US Jewish institutions take pride in LGBTQ support
Marking confrontational pivot point in the gay rights movement which saw police violence, museums and nonprofits join consortium to commemorate the event through art and education
By CATHRYN J. PRINCE. 1 June 2019. Times of Israel.
NEW YORK — At first glance Ross Bleckner’s “Double Portrait (Gay Flag)” might be viewed simply as a pop-culture tribute to the rainbow flag symbolic of the gay rights movement.
But a closer inspection of the painting reveals a raised Star of David and it becomes clear — the nine-foot by three-foot canvas is really an exploration of the artist’s overlapping gay and Jewish identities.
For the past year, as part of the 50th Anniversary of the Stonewall Uprising, the Jewish Museum’s “Scenes from the Collection” has displayed works highlighting themes of gender and identity. Through these canvases it hopes visitors will further explore the role Jewish people, institutions and art played in the LGBTQ civil rights movement.
The museum is one of several Jewish institutions, including the Center for Jewish History, the American Jewish Historical Society and the Museum of Jewish Heritage, participating in the nonprofit Stonewall 50 Consortium. The consortium provides the framework for commemorations and celebrations of the watershed event.
“Jews have always been involved in social justice in US and gay Jews and allies have been key players in the movement,” said Eric Marcus, the consortium’s founder and chair.
Among those instrumental in supporting LGBTQ rights were people such as Pauline Phillips, who wrote the advice column Dear Abby, and famed writer Larry Kramer, who co-founded the nonprofits Gay Mens Health Crisis and Act Up. There was also Jeanne Manford, who founded PFLAG, an organization for parents of homosexual children, and her son, Morty, who became an activist after he was brutally beaten in 1972.
On June 28, 1969, a group of homeless LGBTQ teens, trans women of color, lesbians, drag queens, gay men and allies took a stand when New York City police raided the Stonewall Inn gay bar. At the time the American Psychiatric Association deemed homosexuality a mental illness, and homosexuality was illegal in nearly every state. Legal penalties ranged from three months in jail to possible life in prison.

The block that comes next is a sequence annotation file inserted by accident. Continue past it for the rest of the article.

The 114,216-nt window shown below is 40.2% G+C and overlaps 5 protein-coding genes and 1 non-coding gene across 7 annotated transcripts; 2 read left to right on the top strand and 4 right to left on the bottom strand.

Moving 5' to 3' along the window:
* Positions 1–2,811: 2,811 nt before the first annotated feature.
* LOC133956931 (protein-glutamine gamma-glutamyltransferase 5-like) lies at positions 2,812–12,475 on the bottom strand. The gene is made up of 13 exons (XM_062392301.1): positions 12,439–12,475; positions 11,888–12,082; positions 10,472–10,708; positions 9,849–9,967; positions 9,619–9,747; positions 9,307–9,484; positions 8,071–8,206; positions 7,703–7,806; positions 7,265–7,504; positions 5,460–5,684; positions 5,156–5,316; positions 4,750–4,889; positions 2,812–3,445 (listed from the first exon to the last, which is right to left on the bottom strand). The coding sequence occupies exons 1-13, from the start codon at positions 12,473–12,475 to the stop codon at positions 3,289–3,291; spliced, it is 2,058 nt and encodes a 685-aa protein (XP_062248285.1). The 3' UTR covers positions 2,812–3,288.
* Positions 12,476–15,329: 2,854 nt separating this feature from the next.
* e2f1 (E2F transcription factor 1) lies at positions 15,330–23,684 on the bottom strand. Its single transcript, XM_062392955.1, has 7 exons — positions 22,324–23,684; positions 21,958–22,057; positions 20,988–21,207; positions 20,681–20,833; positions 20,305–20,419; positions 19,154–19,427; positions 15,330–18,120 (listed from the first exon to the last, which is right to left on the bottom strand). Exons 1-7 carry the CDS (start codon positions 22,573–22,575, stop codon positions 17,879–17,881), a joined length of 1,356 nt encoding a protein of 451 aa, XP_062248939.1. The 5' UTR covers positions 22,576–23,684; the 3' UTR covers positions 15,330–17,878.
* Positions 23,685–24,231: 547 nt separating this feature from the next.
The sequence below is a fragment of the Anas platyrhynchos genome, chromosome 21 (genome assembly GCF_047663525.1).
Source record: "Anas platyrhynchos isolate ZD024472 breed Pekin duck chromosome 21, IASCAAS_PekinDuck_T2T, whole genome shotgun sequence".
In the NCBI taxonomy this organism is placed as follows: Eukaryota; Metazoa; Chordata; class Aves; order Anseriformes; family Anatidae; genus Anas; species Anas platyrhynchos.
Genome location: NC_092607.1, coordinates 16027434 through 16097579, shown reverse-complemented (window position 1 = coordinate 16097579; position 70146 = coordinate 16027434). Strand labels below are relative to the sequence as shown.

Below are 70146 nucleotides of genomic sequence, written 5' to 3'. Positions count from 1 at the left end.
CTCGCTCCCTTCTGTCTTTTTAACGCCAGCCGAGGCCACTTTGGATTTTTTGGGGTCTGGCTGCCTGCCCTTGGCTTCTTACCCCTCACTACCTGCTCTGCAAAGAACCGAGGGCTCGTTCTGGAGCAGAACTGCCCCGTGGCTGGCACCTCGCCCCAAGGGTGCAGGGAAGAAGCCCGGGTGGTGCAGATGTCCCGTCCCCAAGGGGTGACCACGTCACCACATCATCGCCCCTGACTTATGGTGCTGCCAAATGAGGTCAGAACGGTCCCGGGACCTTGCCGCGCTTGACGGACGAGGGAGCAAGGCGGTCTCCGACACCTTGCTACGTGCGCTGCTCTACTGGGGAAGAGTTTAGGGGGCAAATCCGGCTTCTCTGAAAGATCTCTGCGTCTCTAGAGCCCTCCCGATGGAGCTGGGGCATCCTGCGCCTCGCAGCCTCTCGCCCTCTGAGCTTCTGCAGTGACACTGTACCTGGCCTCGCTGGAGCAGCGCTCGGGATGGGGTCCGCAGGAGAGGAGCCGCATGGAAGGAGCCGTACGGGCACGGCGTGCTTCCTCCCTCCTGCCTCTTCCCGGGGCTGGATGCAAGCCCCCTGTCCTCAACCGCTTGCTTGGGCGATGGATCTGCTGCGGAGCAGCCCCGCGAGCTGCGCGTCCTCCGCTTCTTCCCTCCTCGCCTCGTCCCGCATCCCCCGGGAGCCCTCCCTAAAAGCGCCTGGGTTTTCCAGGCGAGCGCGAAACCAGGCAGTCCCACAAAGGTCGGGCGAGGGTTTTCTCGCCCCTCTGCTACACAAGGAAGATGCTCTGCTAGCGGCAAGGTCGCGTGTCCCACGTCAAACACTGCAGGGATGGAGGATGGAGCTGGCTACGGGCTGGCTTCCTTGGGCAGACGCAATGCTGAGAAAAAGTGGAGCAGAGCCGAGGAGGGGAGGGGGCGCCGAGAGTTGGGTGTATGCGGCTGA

The Stonewall Inn raid turned into a multi-night uprising. However, contrary to popular belief, said Marcus, it wasn’t the start of the modern gay rights movement, nor was it where pride began. It wasn’t even the first time police and LGBTQ people were in confrontation.
Instead, it was a pivot point.
“Stonewall has been ever mythologized. LGBTQ history didn’t begin at Stonewall. There was a 19-year history of gay rights advocacy before Stonewall,” Marcus said. “What it did though is turn a very modest movement into a national movement. Later, the AIDS crisis supercharged the movement. Still, what occurred after Stonewall would not have occurred without the uprising.”
Marcus said he hopes the consortium will illuminate the hidden history and clear up misconceptions about the LGBTQ civil rights movement. As part of that effort it released “Stonewall: The Basics,” a FAQ-style primer on the uprising.
A prolific author as well as founder and host of the podcast Making Gay History, Marcus said many might not realize just how many Jewish people were involved in the early years of the movement.
The consortium came about after Marcus was asked to meet with the National Park Service in Washington, DC, to talk about developing educational material around Stonewall.
What began as a one person meeting grew to a five-person conference call, which then blossomed into a 20-person conference call, he said. There are now 230 organizations and 400 events scheduled in each of New York City’s five boroughs.
“We are the little organization that could. I’m looking forward to talking about how people experience the idea of Stonewall, what it means to them, and how it inspires them in their lives today,” Marcus said.
Sometimes it’s necessary to look to the past to find inspiration for today, he said.
On June 3, the Center for Jewish History, in conjunction with the American Jewish Historical Society, will present Sidney Franklin’s autobiography, “El Torero de la Torah,” also known as “The Bullfighter from Brooklyn.” Franklin, the son of Russian Jewish immigrants, became the world’s first Jewish bullfighter in the 1920s. A closeted gay man, Franklin grew up in an Orthodox Jewish family in Park Slope, Brooklyn.
For art institutions such as the Jewish Museum, marking Stonewall is a way to celebrate the diversity of Jewish culture and identity. Going forward the museum wants to continue providing opportunities for cross-cultural dialogue, fostering empathy, mutual understanding, and respect.
“We’ve been enthusiastic about creating programs in partnership with the Stonewall 50 Consortium. This collaboration has allowed us to build on the inclusive representation of Jewish identity in the Jewish Museum’s collection exhibition, ‘Scenes from the Collection,’ and explore LGBTQ history and activism through the lens of art on view at the museum,” said Nelly Silagy Benedek, senior director of education.
Aside from Bleckner’s painting, visitors to “Scenes from a Collection” will see Gert Wollheim’s portrait of a gender ambiguous couple in Weimar Germany; as well as a series of paintings by Chantal Joffe portraying gay Jewish women of the 20th century, such as Claude Cahun, Gertrude Stein, and Susan Sontag.
There will also be several gallery talks and tours in the days leading up to, and after, the June 28 commemoration.
“Our Stonewall-inspired programs have cultivated new audiences of all ages, and we hope to continue offering similar programs in the future,” Benedek said.